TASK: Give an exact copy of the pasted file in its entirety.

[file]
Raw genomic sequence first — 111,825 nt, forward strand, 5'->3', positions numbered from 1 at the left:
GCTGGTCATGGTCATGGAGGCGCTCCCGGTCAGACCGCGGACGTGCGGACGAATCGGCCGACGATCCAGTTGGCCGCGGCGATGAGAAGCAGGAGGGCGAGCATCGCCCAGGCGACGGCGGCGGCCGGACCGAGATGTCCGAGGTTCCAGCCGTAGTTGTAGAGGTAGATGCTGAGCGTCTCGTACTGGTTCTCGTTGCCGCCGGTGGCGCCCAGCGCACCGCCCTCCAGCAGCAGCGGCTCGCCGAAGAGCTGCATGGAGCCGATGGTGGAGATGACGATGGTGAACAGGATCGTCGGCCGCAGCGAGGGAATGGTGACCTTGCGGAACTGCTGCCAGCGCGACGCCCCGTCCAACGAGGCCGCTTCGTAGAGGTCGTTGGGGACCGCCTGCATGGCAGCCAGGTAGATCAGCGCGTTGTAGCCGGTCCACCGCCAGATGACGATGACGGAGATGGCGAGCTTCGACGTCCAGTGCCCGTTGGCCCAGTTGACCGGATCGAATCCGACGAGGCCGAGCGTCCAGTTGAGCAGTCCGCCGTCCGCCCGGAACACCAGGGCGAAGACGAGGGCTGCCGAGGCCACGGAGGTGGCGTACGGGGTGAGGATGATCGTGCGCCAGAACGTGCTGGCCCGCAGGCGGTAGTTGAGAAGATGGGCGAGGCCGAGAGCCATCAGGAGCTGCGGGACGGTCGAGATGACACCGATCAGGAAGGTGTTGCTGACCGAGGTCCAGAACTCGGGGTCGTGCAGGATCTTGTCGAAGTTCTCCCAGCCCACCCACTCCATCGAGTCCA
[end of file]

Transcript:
Raw genomic sequence first — 111,825 nt, forward strand, 5'->3', positions numbered from 1 at the left:
GCTGGTCATGGTCATGGAGGCGCTCCCGGTCAGACCGCGGACGTGCGGACGAATCGGCCGACGATCCAGTTGGCCGCGGCGATGAGAAGCAGGAGGGCGAGCATCGCCCAGGCGACGGCGGCGGCCGGACCGAGATGTCCGAGGTTCCAGCCGTAGTTGTAGAGGTAGATGCTGAGCGTCTCGTACTGGTTCTCGTTGCCGCCGGTGGCGCCCAGCGCACCGCCCTCCAGCAGCAGCGGCTCGCCGAAGAGCTGCATGGAGCCGATGGTGGAGATGACGATGGTGAACAGGATCGTCGGCCGCAGCGAGGGAATGGTGACCTTGCGGAACTGCTGCCAGCGCGACGCCCCGTCCAACGAGGCCGCTTCGTAGAGGTCGTTGGGGACCGCCTGCATGGCAGCCAGGTAGATCAGCGCGTTGTAGCCGGTCCACCGCCAGATGACGATGACGGAGATGGCGAGCTTCGACGTCCAGTGCCCGTTGGCCCAGTTGACCGGATCGAATCCGACGAGGCCGAGCGTCCAGTTGAGCAGTCCGCCGTCCGCCCGGAACACCAGGGCGAAGACGAGGGCTGCCGAGGCCACGGAGGTGGCGTACGGGGTGAGGATGATCGTGCGCCAGAACGTGCTGGCCCGCAGGCGGTAGTTGAGAAGATGGGCGAGGCCGAGAGCCATCAGGAGCTGCGGGACGGTCGAGATGACACCGATCAGGAAGGTGTTGCTGACCGAGGTCCAGAACTCGGGGTCGTGCAGGATCTTGTCGAAGTTCTCCCAGCCCACCCACTCCATCGAGTCCA